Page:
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Entries in bike accidents (6)

Tuesday
Apr052016

Save the MAMILs - Cyclist Injury & Death Statistics

Injury AttorneyWrongful Death Attorney

 

by Thomas Cecil

(818) 907-3292

 

According to a recent government report, MAMILs (Middle Aged Men In Lycra) are the likeliest of all age groups and genders to be killed or seriously injured while riding a bicycle.

In its report to the US Congress last November (Pedestrian and Cyclist Safety), the General Accounting Office found that of the 743 cyclists who died and the estimated 48,000 who were injured in 2013, 87 percent of those killed were male with an average age of 44, and 83 percent of those injured were male with an average age of 33. Men between 55 and 59 “made up the largest number of cyclist fatalities”.

Although the report didn’t actually reference what the cyclists were wearing, it did confirm that more and more people, in fact over a million more, started riding or walking to work between 2005 and 2013. Riding a bicycle or walking to work clearly is not without risk. As the study points out, fatalities and injuries involving pedestrians and bicyclists remain relatively high while at the same time deaths and injuries from traffic collisions have fallen significantly.

The individual human tragedies are found in the numbers. In 2004, 727 cyclists were killed commuting to work and the annual number of deaths since then “has ranged between 623 and 786”. Cyclist injuries in 2004 were 41,000 and by 2013 were 48,000. Pedestrian deaths and injuries are worse:  4,675 deaths and 68,000 injures in 2004; 4,735 deaths and 66,000 injuries in 2013.

With respect to cyclists, the report notes that most traffic crashes that resulted in death in 2013 “occurred in urban areas, happened in clear weather conditions, and most frequently took place between 6:00 p.m. and 9:00 p.m.”  Unlike pedestrian deaths which occurred under similar circumstances, “more cyclists (405) died during daylight rather than in the dark.”  

Why are MAMILs and Others in Such Danger?

The study notes many possible factors, including increased walking and cycling trips, alcohol use, distracted driving, cycling and walking due to cell phone use, texting and eating. Another factor is the fact that roadways are built to accommodate cars rather than bicyclists and pedestrians.

As noted, as more and more people bike and walk to work, it is more likely that more cyclists and pedestrians will be involved in crashes. The report indicates, however, that when the numbers of cyclists and walkers in a particular area increase, the number of fatalities and injuries in that area decreases. Reasons given include drivers become used to seeing walkers and riders and change their behavior by driving more slowly. Thus more walkers and cyclists may actually improve safety and decrease deaths and injuries.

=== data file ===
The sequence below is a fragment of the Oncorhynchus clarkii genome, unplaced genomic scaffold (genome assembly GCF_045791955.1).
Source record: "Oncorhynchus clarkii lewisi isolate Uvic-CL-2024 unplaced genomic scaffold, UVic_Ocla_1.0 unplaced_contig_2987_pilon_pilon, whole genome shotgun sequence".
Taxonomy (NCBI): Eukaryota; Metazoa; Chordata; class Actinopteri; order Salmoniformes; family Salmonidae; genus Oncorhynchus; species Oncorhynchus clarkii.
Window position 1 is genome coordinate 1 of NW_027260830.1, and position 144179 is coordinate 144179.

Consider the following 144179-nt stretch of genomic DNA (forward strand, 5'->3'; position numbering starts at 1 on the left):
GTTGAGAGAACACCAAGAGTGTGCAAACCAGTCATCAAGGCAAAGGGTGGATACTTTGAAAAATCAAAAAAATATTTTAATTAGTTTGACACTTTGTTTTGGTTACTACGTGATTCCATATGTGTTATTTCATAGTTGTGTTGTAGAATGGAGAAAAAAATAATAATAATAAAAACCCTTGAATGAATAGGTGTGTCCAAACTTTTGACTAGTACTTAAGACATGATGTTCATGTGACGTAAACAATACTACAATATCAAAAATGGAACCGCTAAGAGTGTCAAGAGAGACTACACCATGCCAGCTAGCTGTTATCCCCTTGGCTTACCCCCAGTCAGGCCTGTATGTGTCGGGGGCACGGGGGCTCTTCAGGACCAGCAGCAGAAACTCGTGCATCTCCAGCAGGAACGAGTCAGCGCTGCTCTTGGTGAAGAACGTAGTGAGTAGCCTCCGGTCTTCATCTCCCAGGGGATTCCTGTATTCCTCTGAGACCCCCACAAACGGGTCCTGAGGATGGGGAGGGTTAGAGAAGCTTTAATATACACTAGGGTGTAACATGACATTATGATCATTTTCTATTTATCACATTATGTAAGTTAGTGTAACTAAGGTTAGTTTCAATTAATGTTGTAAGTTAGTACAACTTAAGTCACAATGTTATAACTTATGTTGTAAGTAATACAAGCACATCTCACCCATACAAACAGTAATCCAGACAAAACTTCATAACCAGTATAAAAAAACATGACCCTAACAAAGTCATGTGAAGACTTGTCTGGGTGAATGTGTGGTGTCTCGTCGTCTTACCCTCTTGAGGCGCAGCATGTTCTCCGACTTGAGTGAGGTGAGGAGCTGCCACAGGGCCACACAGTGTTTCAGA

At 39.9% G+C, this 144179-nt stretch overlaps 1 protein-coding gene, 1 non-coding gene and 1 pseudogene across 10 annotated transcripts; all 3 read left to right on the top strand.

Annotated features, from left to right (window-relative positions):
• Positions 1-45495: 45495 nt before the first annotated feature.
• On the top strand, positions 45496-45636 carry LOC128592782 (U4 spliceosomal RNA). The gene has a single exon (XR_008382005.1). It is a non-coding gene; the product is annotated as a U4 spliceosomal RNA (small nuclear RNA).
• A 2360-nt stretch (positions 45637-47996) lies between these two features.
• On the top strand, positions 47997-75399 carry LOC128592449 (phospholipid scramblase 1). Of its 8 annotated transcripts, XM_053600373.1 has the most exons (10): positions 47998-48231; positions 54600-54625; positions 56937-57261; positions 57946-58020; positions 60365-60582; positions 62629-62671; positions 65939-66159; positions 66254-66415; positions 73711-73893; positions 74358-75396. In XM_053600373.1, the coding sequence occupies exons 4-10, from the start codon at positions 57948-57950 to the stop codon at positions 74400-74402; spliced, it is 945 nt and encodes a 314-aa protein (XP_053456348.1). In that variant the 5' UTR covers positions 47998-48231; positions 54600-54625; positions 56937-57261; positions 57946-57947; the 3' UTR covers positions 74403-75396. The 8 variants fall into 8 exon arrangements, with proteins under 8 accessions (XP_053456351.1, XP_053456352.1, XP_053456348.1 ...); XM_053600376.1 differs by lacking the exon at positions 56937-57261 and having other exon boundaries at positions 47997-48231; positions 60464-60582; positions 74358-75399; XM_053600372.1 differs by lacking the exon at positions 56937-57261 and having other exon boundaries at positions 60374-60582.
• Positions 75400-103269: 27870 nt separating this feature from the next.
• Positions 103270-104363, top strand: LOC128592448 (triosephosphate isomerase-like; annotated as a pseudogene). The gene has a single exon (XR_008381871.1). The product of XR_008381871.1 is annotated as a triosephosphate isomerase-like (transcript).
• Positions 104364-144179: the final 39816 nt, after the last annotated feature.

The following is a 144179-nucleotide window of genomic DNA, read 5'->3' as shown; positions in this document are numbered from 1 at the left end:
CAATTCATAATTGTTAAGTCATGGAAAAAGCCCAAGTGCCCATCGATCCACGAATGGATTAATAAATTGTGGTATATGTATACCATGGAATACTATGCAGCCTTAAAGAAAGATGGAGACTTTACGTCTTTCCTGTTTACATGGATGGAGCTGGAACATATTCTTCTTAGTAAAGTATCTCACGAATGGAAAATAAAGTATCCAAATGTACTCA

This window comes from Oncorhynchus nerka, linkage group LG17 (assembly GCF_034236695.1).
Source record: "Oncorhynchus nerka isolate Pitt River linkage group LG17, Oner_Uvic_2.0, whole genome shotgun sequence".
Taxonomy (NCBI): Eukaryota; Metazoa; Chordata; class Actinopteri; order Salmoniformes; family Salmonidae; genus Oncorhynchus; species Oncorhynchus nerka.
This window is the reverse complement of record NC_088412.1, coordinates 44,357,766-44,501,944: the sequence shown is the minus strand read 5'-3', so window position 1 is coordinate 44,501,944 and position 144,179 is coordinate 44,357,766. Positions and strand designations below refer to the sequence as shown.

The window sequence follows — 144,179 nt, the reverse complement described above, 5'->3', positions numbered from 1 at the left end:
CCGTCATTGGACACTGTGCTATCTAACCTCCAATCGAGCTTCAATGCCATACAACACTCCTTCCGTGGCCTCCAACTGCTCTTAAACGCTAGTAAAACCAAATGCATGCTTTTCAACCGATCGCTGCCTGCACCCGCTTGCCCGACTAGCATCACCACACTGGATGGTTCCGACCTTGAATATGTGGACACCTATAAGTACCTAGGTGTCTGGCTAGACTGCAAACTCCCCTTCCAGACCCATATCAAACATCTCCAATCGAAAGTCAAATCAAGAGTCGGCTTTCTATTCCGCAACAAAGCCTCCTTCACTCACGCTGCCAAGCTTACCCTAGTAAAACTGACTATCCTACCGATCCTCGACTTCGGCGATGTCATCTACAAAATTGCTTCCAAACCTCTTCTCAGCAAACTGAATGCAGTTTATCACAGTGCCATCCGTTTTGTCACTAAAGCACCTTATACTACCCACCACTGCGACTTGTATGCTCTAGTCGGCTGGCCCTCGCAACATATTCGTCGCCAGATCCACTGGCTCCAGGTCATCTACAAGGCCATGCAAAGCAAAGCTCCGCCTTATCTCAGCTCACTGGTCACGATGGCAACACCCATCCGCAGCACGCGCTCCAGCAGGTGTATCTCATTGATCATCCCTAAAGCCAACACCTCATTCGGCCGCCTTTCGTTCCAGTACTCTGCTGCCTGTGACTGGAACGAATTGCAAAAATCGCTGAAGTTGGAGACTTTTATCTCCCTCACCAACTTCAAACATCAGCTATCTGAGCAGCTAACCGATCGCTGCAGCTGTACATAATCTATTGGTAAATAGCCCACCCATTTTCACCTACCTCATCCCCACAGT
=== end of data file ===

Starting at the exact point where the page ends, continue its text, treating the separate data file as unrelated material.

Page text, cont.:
As also noted, distracted driving remains a serious threat to cyclists and walkers. In 2013 alone, 3,154 people died in motor vehicle crashes involving distracted driving. According to the report, 480 deaths “were pedestrians, cyclists, or other non-motorists.” 

With respect to road design, historically engineers designed roads meant to accommodate motor vehicles with wide straight roads often the goal. Unfortunately, the report notes, wide straight roads lead to faster traffic and speeding. A speeding driver has less time to react and the severity of the crash is much more likely to kill or seriously injure the cyclist or pedestrian.

So, what’s the solution?

Three Es of Safety for Pedestrians & Cyclists

1. Engineering:  better use of data to identify problem roadways and concentrations of cyclists and pedestrians; the use of highway design documents specific for cyclists and pedestrians such as the Pedestrian and Bike Guides, Urban Bikeway Design Guide and Designing Walkable Urban Thoroughfares: A Context Sensitive Approach.

2. Education:  collaborative education campaigns to educate the public on bike riding and walking safety along with officer training on pedestrian and cyclist safety and traffic laws.

3. Enforcement:  targeting areas with a high-frequency of crashes for law enforcement action.


(According to the Federal Highway Administration, there is typically a fourth “E” in highway safety, for “Emergency Medical Services” but it is not mentioned in this report.)

As bicycling and walking in urban areas is likely to only increase, and as more and more people look to biking and walking for exercise and recreation, drivers, city planners and walkers and bike riders will all have to learn to share the road. And remember, #SaveTheMamils.

Thomas Cecil is a Shareholder in our Personal Injury Practice Group

 

Disclaimer: